- Buy a new home
Same as with buying a car, you don’t buy another house or maybe you do. You can pay off the mortgage of your home.
- Upgrade your home
This one is pretty straightforward; make some renovation. Add some additional home furnishings. Repair the roofing, replace busted bulbs, unclog pipes, etc.
- Prepaid funeral/burial plot
They say when you get your life insurance and funeral/burial plot, you seem to be preparing for your certain death. But, in this case, it is better to be practical and prepare for the future.
A Funeral Trust is an agreement entered with a funeral service provider on prepaying for funeral expenses in advance. This has two types, revocable and irrevocable. Revocable type can be canceled and get back a portion of the amount paid. Irreversible type cannot be canceled but can be transferred to a different funeral home. Only an irrevocable prepaid funeral contract is acceptable for spending down as long as it is less than $15,000 with a Goods and Services agreement.
A burial plot is normally not included in a prepaid funeral and may be purchased separately. And it usually includes opening and closing of gravesite only. Cremation urn, casket, outer burial container, or headstone/marker are not included.
You can also pay for the funeral for immediate family members too.
- Medical Care and Equipment
One of the best ways to spend down is by buying medical care and equipment as it will not only benefit the applicant’s health and welfare; but will also ensure his or her eligibility with ALTCS.
- Clothing, Toiletries, and other personal properties.
You probably have old appliances that you wanted so long to replace but thought it was expensive to buy a new one. Some of the allowed electronic devices are TVs, multimedia players, laptops, iPads, and cellphones for the hearing impaired.
- Medicaid Compliant Annuities
Another way of spending down assets is by buying Medicaid-compliant annuities. An annuity is a sum of money paid annually to an individual after a series or a lump sum of payments to an insurance company. When an applicant exceeds the asset limit, he or she can buy a Medicaid compliant annuity to reduce the assets and at the same time providing long-term income for them.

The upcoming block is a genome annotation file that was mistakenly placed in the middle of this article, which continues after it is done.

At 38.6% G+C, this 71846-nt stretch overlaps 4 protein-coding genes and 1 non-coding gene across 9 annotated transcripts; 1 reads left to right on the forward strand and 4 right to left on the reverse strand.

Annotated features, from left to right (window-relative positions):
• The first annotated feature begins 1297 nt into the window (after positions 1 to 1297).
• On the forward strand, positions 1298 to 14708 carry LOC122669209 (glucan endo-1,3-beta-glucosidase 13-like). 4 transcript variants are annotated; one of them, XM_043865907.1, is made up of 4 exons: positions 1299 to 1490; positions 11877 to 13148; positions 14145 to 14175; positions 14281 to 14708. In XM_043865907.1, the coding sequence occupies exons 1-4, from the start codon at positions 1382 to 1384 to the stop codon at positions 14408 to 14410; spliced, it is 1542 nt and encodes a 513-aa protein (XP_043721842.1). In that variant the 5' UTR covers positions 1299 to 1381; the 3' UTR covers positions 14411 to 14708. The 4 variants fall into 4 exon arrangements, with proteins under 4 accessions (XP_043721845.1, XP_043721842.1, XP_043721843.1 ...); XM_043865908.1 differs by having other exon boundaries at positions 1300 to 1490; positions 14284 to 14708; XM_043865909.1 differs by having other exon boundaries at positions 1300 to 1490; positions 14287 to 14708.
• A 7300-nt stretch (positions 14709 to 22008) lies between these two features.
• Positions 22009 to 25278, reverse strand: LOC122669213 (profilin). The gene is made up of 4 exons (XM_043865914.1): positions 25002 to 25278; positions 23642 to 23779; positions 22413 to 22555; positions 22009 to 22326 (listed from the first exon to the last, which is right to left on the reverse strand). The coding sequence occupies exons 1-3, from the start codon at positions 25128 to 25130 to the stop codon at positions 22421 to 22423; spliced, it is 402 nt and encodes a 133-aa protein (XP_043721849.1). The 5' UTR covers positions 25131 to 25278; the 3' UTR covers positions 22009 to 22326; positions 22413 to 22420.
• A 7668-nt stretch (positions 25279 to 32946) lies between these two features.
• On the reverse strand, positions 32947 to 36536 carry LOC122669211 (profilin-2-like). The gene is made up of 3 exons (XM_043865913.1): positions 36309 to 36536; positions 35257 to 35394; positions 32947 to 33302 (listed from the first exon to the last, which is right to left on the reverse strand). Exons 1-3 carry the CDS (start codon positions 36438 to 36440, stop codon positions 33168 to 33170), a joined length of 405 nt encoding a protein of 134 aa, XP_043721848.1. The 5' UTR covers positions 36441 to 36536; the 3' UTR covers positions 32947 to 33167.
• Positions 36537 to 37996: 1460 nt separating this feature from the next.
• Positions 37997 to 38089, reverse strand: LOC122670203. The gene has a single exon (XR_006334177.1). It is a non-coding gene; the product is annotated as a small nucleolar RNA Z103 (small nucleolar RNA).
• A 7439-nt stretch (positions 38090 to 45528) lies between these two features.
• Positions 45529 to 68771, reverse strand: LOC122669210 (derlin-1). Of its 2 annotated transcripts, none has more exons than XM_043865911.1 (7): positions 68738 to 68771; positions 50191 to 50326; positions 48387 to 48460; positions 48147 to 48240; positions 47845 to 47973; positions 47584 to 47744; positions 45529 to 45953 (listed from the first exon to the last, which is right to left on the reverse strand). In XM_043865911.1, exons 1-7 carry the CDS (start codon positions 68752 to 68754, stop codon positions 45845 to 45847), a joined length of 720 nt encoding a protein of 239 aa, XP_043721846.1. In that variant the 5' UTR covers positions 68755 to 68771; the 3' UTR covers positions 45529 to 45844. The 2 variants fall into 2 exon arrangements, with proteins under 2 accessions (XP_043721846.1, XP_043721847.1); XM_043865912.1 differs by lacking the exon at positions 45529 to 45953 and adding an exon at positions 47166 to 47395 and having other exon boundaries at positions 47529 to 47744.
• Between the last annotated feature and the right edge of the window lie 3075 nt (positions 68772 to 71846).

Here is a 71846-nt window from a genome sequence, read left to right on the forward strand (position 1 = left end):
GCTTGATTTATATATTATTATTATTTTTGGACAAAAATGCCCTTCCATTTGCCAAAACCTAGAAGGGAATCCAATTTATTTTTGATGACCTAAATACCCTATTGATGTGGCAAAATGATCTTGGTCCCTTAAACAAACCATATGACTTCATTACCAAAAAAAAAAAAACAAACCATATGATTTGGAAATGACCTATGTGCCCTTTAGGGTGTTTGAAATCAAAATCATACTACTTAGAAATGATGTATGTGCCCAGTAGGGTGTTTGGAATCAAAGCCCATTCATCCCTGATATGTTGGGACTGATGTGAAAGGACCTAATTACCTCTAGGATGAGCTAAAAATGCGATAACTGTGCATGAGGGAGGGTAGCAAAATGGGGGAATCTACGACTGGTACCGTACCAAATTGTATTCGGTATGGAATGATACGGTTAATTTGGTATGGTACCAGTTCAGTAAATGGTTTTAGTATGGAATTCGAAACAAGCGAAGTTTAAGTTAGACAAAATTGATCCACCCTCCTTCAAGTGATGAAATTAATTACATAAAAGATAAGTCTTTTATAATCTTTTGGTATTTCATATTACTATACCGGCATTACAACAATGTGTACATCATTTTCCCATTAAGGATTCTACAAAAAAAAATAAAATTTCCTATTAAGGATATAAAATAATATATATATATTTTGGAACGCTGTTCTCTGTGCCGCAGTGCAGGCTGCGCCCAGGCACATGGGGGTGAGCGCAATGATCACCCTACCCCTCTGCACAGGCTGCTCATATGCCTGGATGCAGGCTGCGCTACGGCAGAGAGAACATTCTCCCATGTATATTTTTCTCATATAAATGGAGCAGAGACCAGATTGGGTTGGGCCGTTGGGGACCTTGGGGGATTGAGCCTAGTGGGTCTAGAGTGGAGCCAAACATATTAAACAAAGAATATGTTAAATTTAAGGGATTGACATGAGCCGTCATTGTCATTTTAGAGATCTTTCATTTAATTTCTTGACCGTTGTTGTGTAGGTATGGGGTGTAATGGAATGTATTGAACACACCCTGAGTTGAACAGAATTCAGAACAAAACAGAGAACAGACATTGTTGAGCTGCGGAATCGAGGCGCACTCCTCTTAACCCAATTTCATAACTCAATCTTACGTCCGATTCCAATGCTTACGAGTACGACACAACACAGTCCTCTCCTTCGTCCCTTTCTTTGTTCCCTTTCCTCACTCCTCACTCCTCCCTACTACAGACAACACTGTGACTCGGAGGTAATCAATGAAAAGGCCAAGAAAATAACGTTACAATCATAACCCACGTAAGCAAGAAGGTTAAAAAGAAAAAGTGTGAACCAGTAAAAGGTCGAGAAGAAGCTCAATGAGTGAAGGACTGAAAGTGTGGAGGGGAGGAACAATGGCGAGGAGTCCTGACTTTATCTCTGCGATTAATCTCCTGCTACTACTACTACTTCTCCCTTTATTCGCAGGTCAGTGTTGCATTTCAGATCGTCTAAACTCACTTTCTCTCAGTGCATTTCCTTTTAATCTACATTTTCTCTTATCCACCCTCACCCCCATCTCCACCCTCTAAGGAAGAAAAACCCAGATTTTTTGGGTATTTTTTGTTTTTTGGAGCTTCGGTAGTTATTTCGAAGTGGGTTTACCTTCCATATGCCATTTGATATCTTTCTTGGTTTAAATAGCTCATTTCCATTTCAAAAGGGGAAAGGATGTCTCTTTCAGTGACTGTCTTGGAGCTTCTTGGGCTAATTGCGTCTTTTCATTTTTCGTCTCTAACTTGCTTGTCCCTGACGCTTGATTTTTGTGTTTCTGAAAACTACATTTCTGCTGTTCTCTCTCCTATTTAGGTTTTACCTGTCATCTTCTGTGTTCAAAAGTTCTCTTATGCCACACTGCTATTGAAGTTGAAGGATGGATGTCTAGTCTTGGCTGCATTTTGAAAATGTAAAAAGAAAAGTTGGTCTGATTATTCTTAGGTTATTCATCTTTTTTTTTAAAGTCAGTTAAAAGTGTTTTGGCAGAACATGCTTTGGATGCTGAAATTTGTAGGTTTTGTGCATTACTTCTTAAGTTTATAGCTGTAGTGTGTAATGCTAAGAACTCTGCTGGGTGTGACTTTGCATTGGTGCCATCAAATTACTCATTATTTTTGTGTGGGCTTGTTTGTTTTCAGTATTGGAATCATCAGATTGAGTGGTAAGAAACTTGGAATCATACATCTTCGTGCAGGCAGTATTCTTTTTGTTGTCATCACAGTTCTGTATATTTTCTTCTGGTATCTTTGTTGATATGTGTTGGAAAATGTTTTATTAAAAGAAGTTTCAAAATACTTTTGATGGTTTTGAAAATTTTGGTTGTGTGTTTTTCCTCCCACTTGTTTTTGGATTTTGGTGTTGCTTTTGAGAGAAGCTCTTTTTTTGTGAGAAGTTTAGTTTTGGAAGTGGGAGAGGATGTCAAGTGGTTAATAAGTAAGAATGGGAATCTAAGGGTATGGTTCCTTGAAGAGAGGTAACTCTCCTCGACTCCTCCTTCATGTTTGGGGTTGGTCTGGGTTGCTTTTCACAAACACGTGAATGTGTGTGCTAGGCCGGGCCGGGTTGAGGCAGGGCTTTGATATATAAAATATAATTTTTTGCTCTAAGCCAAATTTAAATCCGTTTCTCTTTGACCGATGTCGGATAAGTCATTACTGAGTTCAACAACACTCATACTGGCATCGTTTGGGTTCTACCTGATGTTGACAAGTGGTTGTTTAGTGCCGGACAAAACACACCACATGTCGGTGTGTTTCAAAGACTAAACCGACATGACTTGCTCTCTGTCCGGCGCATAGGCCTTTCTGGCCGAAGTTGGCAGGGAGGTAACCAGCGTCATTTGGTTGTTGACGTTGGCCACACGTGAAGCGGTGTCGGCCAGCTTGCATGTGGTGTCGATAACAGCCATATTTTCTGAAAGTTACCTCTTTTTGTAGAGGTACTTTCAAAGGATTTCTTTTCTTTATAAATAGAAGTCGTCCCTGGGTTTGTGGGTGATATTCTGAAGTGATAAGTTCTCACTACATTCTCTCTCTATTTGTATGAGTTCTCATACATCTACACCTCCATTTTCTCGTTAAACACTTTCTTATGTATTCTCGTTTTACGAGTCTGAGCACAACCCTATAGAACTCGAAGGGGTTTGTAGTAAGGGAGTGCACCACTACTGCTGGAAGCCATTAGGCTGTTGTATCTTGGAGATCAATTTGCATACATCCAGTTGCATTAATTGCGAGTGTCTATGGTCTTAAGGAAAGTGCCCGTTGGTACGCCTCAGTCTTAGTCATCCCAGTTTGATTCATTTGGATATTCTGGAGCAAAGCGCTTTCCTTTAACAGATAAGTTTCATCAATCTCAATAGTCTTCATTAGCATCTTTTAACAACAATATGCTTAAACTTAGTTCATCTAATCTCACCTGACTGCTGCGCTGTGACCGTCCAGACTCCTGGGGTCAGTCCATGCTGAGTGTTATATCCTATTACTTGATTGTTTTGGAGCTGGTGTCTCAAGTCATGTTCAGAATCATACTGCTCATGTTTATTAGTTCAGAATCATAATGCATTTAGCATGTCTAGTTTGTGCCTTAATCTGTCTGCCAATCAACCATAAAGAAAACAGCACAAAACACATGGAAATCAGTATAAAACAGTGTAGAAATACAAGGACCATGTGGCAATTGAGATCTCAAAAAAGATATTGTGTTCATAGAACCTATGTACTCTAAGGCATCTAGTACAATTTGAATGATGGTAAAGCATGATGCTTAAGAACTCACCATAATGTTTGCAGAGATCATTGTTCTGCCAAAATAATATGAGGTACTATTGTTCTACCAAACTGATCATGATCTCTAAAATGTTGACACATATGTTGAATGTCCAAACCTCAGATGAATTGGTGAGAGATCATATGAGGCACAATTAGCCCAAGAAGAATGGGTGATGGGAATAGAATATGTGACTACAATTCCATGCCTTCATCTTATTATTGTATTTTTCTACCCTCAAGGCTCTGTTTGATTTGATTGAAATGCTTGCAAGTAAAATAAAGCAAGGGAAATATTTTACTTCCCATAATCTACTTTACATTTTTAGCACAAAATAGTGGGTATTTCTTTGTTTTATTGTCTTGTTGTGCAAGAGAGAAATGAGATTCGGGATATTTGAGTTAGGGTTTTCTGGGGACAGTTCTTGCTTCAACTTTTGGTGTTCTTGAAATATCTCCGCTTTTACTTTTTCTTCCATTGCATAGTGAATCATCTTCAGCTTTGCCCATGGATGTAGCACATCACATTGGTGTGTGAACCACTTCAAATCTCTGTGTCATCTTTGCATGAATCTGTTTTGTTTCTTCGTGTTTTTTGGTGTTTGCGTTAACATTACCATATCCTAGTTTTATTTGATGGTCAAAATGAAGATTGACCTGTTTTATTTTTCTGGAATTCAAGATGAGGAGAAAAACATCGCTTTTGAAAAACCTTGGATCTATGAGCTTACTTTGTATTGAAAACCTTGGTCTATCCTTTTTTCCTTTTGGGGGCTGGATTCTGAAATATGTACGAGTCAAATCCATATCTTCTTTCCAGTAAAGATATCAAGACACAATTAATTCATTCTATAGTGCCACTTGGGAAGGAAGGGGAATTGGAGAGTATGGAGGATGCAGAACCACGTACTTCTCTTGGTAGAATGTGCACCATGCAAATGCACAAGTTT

There are two types of annuities which are Immediate and Deferred annuities. Immediate Annuity is Medicaid compliant and it provides immediate income for an individual. In this way, an applicant’s asset is converted into income. Deferred however is not Medicaid compliant and instead of paying the applicant immediately, the fund stays with the insurance company as an investment and will be paid off after a certain period of maturity.
Other types of annuities are Fixed and Variable annuities. Fixed annuities pay a fixed amount each month, while variable pays different amounts depending on the profit gained by the investments and is mostly not Medicaid compliant.
See Medicaid Compliant Annuity on this website for more information.
Now you get an idea about Medicaid Spend Down Arizona. A word of caution, spend-down using various strategies can be very effective. Done right, done wrong can be a disaster. Here is where the Certified Medicaid Planner™ (CMP™) comes in. A CMP™ is a trained professional like a lawyer, financial advisor, and certified public accountant. They are certified by the CMP™ Governing Board to assist and impart their knowledge to people who need long-term care services now or are planning for future needs.
Not only does a CMP™ make the ALTCS application process easier; but with the guidance of a CMP™ professional, the chance of getting approved by ALTCS will go up significantly.
At Care Funding Solutions®, 100% of our full-time staff are Certified Medicaid Planners.
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Steve Dabbs is a Certified Medicaid Planner who helps people to qualify for ALTCS. Applying for ALTCS is a quite complicated process but Steve Dabbs can save your Money and Time through his Valuable Consultation. He is also a national mentor, trainer, and consultant in VA benefits and Medicaid planning, actively advising financial planners and attorneys throughout the United States.